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27 November 2020

Second breach

Monday 14 September 2020 | Written by Rashneel Kumar | Published in Health


Second breach
Staff from Raro Tours ready to assist the returnees with transportation to their pre-arranged places of quarantine on Friday. EMMANUEL SAMOGLOU/20091162

A Rarotonga woman has been ordered into compulsory supervised quarantine after receiving two packets of cigarettes from her nephew, a returning Cook Islander who arrived on Friday’s flight.

Secretary of Health Dr Josephine Aumea Herman said the man was briefed “that no items could leave his possession until he had completed his two weeks supervised quarantine process”.

The briefing was done enroute from Rarotonga airport to his residence by the public health nurse assigned to his puna, Dr Herman said.

“Prior to travel, every passenger receives the Questions and Answers for Travellers to Rarotonga document as well as the Category Quarantine Order,” Dr Herman said.

“These documents provide clear advice regarding the rules of supervised quarantine. On arrival a print copy of the Q&A is provided to each household.”

She said quarantine orders were served on Friday.

“While the public health risk is considered low, precautionary measures are necessary to ensure the safety of the public.”

This is the second breach after a Rarotonga man had unauthorised close contact with one of the people who returned from Auckland a week ago. The man and his entire family were ordered into two weeks quarantine.

With the expectation of more flights bringing in more people, Opposition Health spokesperson Sel Napa says the health ministry has to have a robust measure in place to protect the country from Covid-19.

“To call it proper 24/7 supervised, managed quarantine is misleading because that can’t be achieved when arrivals are scattered all over the island in different private homes.”

Napa also said the health ministry should stop warning about the fines that could be imposed for quarantine breaches “unless they are serious about this”.

Penalties for any breach of quarantine will result in a maximum of 12 months imprisonment or a $10,000 fine, the Government earlier announced.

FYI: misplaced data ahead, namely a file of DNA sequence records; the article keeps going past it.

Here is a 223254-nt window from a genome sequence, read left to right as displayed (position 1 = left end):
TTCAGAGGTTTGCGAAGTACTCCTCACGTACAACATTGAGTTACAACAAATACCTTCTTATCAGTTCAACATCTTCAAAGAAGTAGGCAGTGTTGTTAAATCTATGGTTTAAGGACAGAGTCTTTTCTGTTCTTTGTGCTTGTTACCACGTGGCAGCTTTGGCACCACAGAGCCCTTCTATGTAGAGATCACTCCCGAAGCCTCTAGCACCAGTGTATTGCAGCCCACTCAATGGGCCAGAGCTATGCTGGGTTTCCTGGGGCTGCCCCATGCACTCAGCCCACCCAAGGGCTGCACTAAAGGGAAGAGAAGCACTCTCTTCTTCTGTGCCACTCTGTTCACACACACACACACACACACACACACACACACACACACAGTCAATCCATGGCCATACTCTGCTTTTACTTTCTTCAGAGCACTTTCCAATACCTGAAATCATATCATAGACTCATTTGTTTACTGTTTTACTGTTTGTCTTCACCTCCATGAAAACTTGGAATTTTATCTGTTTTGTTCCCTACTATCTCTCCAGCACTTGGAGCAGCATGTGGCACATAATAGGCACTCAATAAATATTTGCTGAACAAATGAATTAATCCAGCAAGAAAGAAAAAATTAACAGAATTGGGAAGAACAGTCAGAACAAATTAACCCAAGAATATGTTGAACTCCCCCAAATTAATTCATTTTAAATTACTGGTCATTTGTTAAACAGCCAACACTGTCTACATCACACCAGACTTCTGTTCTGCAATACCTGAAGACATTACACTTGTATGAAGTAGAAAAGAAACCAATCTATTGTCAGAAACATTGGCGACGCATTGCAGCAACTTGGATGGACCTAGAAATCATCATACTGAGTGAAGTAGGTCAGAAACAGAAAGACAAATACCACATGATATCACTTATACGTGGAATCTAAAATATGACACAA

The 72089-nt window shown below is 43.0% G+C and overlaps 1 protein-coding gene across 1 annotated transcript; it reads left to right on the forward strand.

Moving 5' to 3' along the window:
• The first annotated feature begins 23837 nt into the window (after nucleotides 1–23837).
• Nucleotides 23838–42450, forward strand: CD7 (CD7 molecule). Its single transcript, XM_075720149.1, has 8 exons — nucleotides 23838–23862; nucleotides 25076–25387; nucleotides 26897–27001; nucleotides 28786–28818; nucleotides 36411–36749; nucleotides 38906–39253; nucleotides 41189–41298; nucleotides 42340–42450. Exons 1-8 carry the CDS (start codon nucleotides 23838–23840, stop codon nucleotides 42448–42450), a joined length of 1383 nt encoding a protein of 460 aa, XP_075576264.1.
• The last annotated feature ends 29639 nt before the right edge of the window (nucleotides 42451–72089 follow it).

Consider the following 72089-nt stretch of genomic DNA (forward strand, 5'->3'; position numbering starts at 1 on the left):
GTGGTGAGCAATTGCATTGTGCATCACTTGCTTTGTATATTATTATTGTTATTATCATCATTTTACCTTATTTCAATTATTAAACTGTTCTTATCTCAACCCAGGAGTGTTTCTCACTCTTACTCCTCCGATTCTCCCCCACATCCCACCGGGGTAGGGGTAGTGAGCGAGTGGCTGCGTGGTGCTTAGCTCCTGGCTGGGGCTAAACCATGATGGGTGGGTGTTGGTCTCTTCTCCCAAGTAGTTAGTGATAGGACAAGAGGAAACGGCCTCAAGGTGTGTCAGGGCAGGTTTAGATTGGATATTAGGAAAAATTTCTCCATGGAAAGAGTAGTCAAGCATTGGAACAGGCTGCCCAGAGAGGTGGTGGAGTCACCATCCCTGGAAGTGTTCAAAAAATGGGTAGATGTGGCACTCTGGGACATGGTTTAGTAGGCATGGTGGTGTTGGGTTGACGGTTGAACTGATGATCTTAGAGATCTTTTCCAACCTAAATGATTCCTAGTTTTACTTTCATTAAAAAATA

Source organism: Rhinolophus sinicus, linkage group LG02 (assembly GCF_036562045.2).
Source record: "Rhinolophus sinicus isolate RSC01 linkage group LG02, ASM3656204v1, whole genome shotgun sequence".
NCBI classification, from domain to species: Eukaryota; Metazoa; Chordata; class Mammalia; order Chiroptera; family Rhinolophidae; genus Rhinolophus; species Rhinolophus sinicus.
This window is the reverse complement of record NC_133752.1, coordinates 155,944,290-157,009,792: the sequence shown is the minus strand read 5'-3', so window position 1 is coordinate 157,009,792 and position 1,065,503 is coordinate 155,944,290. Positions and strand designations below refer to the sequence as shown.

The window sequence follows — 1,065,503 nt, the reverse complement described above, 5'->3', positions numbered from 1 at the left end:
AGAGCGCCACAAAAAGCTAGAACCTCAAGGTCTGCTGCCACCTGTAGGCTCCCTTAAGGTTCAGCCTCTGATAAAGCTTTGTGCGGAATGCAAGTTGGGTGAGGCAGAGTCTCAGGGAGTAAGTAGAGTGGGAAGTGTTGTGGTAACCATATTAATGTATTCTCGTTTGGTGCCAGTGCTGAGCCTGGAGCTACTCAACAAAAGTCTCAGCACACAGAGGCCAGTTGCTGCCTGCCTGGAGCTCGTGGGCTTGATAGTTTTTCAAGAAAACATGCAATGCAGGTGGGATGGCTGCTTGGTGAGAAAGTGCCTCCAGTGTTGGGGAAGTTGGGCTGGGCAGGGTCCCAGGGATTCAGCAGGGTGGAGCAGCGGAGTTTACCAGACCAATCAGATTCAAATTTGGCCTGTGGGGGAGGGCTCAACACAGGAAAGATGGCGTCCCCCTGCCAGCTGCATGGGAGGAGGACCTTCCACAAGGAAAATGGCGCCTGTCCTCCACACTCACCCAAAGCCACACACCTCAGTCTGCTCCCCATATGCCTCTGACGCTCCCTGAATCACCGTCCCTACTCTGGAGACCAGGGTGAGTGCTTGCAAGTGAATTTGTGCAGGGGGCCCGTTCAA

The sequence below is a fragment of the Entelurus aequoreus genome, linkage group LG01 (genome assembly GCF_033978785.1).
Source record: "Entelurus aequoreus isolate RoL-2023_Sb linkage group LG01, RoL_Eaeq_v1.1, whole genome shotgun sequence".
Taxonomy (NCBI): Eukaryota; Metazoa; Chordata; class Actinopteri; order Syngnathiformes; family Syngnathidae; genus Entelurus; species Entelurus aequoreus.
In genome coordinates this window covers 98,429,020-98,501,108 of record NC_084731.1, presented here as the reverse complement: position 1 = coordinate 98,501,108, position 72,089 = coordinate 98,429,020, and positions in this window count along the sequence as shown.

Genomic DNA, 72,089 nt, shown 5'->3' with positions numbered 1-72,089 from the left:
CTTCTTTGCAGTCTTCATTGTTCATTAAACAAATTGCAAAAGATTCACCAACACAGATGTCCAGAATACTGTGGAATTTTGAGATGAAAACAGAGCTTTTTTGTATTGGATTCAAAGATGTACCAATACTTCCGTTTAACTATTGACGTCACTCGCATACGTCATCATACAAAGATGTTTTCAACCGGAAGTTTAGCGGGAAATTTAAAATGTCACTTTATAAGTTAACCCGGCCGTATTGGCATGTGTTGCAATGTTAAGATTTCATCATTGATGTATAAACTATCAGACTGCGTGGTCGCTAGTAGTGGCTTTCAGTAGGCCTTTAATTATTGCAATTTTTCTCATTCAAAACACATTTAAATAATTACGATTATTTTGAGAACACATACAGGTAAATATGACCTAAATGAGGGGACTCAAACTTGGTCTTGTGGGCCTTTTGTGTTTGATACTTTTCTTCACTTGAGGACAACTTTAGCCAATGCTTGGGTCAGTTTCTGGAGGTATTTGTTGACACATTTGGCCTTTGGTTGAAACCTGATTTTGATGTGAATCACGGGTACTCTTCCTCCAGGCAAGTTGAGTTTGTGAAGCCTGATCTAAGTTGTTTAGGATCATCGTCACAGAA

“So far, the Health ministry hasn’t shown us that it is serious and fined the two recent breaches. Health described the first breach as ‘unintentional’ and this sends our community mixed messages. Someone can breach quarantine, then say they didn’t mean to, it was unintentional and there are no repercussions. Do we then expect all breaches to be unintentional? What’s the point in having fines? Napa questioned.

“Hundreds of our Pa Enua are coming here next month for the Cook Islands Games and will be in Rarotonga for over a week. We know how vulnerable our Pa Enua are, even more so than Rarotonga. What plan does Te Marae Ora have in place for the duration of the Games? Will there be an awareness programme saturating the media, making sure the message reaches everyone, here and in our Pa Enua? “

With the two flights that have arrived, the health ministry said there were 122 people undertaking supervised quarantine on Rarotonga.

“Next week Friday, all 82 persons from the first cohort will hopefully exit this process having completed their 14 days of supervised quarantine, two negative Covid-19 tests and medical clearance.

“Te Marae Ora and other government officials are reviewing the supervised quarantine process to find ways to further minimise the public health risks to the community given recent breaches.”

The ministry also said there have been numerous rumours of people breaching quarantine – all that have been reported to Te Marae Ora have been investigated and confirmed as unfounded rumours.